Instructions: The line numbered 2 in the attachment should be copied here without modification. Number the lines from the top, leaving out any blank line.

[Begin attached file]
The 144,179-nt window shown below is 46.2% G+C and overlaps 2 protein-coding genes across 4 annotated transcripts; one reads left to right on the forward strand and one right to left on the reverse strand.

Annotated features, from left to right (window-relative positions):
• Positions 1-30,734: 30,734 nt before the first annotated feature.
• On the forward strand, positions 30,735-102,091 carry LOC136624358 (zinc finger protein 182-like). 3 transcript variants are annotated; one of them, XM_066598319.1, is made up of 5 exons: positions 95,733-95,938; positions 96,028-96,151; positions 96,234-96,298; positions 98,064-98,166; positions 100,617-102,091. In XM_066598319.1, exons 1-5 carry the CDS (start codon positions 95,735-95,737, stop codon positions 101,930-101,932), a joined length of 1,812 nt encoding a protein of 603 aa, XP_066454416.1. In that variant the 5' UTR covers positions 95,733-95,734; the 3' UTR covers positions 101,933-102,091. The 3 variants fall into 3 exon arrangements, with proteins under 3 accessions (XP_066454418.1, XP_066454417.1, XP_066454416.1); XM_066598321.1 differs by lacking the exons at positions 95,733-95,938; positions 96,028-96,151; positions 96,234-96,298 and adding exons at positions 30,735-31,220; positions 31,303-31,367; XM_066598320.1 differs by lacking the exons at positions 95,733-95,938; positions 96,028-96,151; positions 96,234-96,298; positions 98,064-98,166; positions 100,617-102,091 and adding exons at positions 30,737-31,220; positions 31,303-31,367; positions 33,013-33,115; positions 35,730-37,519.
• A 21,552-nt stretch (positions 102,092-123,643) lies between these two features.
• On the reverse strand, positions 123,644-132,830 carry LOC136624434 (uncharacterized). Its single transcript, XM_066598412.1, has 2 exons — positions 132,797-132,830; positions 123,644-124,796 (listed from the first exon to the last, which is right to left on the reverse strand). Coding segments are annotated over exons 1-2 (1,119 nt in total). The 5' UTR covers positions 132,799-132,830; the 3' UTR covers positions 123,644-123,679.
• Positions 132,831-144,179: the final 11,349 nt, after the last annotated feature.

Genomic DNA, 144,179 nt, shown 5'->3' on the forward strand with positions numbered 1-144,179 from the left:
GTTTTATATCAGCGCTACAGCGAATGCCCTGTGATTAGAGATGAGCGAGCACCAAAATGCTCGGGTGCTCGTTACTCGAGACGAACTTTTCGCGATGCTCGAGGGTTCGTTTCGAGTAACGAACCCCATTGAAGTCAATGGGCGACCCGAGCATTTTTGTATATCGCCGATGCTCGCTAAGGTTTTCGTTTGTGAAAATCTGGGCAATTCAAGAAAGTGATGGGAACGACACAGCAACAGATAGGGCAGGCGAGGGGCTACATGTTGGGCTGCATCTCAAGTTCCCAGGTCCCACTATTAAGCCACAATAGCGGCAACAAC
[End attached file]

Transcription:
Annotated features, from left to right (window-relative positions):